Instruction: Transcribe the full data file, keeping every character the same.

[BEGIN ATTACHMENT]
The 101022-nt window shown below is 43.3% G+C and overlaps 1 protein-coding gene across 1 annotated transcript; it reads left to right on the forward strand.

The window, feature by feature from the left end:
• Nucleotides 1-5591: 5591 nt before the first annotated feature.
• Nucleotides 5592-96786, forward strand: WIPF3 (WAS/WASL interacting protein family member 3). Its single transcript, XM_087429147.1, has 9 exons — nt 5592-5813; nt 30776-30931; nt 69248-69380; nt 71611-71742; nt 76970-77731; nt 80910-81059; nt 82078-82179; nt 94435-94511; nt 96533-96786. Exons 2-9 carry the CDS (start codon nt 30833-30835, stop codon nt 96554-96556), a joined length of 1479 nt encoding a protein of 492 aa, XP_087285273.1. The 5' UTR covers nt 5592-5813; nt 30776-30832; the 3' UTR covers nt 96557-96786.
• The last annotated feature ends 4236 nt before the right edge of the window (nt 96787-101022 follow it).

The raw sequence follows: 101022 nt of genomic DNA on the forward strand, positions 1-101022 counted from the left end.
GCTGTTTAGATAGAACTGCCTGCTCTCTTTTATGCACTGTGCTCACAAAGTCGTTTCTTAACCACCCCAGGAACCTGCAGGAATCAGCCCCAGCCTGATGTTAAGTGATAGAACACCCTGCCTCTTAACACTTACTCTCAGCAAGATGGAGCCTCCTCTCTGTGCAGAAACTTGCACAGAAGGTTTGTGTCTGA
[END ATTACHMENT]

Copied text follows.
The 101022-nt window shown below is 43.3% G+C and overlaps 1 protein-coding gene across 1 annotated transcript; it reads left to right on the forward strand.

The window, feature by feature from the left end:
• Nucleotides 1-5591: 5591 nt before the first annotated feature.
• Nucleotides 5592-96786, forward strand: WIPF3 (WAS/WASL interacting protein family member 3). Its single transcript, XM_087429147.1, has 9 exons — nt 5592-5813; nt 30776-30931; nt 69248-69380; nt 71611-71742; nt 76970-77731; nt 80910-81059; nt 82078-82179; nt 94435-94511; nt 96533-96786. Exons 2-9 carry the CDS (start codon nt 30833-30835, stop codon nt 96554-96556), a joined length of 1479 nt encoding a protein of 492 aa, XP_087285273.1. The 5' UTR covers nt 5592-5813; nt 30776-30832; the 3' UTR covers nt 96557-96786.
• The last annotated feature ends 4236 nt before the right edge of the window (nt 96787-101022 follow it).

The raw sequence follows: 101022 nt of genomic DNA on the forward strand, positions 1-101022 counted from the left end.
GCTGTTTAGATAGAACTGCCTGCTCTCTTTTATGCACTGTGCTCACAAAGTCGTTTCTTAACCACCCCAGGAACCTGCAGGAATCAGCCCCAGCCTGATGTTAAGTGATAGAACACCCTGCCTCTTAACACTTACTCTCAGCAAGATGGAGCCTCCTCTCTGTGCAGAAACTTGCACAGAAGGTTTGTGTCTGA